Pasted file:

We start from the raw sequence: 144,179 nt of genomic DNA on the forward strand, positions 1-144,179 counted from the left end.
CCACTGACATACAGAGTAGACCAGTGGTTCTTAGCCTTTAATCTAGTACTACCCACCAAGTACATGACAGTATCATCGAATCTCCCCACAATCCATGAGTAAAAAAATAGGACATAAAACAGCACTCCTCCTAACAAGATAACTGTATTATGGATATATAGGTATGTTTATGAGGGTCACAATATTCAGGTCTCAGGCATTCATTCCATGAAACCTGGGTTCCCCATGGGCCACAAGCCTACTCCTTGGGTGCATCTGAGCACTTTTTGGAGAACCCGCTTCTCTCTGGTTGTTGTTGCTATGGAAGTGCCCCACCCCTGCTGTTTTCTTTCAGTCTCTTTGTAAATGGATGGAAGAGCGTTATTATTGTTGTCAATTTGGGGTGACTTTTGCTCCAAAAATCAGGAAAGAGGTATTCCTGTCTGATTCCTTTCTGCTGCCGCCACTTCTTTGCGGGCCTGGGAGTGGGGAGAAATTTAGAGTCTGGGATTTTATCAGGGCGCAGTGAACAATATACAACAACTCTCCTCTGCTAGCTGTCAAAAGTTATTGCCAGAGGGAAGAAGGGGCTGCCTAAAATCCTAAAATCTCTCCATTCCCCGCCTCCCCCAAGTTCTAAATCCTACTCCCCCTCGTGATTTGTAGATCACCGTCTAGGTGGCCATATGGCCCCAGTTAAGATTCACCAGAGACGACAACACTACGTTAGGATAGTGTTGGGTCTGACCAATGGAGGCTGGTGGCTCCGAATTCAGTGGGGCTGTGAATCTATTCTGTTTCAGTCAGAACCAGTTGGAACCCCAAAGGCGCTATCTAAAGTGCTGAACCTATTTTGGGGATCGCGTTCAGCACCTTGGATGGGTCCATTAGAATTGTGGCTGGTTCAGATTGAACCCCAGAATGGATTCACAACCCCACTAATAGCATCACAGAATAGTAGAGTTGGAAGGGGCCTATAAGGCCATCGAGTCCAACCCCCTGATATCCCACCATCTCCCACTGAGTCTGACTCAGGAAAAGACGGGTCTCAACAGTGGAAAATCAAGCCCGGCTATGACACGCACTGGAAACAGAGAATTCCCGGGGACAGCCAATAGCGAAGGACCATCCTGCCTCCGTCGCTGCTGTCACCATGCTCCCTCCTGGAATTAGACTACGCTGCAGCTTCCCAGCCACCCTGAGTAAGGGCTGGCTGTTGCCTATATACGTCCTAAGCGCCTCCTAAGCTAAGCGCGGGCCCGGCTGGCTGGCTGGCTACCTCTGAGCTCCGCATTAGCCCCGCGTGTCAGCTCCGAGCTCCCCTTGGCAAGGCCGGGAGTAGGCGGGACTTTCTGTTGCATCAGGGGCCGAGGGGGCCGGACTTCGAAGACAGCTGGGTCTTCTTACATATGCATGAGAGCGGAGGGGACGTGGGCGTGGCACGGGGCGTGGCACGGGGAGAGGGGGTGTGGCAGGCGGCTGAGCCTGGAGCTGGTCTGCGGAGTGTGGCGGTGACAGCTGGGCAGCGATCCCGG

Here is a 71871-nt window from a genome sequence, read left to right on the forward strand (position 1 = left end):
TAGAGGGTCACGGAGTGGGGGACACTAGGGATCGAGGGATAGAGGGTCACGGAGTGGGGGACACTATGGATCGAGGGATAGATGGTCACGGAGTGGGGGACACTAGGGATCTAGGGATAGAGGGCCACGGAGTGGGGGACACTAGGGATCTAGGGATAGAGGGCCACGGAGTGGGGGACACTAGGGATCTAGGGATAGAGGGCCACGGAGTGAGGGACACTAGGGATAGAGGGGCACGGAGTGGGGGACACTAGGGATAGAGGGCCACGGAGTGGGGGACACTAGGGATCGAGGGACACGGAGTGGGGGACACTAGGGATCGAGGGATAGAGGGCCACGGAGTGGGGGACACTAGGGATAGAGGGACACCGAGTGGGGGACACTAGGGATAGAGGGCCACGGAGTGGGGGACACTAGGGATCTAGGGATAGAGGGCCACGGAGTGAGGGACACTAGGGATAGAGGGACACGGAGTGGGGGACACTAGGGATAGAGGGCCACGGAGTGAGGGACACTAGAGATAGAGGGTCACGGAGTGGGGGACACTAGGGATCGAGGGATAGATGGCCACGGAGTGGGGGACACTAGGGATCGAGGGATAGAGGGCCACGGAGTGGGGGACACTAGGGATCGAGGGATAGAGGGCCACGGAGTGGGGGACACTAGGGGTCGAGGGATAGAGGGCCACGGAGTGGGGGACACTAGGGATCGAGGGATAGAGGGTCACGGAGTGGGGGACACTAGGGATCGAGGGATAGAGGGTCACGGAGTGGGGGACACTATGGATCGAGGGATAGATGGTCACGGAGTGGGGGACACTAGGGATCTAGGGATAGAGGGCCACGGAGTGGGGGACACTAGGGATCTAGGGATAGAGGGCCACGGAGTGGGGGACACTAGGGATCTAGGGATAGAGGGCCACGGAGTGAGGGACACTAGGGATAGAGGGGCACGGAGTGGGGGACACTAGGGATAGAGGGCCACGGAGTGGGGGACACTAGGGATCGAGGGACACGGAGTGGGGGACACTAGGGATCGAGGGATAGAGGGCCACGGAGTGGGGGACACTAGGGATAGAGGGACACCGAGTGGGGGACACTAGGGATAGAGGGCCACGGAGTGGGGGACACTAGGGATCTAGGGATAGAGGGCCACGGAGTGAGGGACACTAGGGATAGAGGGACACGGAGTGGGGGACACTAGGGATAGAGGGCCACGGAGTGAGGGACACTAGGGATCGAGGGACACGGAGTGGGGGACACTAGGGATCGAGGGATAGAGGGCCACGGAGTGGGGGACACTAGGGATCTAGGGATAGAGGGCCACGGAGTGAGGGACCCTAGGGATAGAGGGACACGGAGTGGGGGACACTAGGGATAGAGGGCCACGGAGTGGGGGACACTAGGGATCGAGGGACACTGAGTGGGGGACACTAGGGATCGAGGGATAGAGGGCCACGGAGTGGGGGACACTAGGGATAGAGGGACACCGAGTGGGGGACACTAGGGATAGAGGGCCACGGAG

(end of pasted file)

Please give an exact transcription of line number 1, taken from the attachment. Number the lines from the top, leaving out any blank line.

We start from the raw sequence: 144,179 nt of genomic DNA on the forward strand, positions 1-144,179 counted from the left end.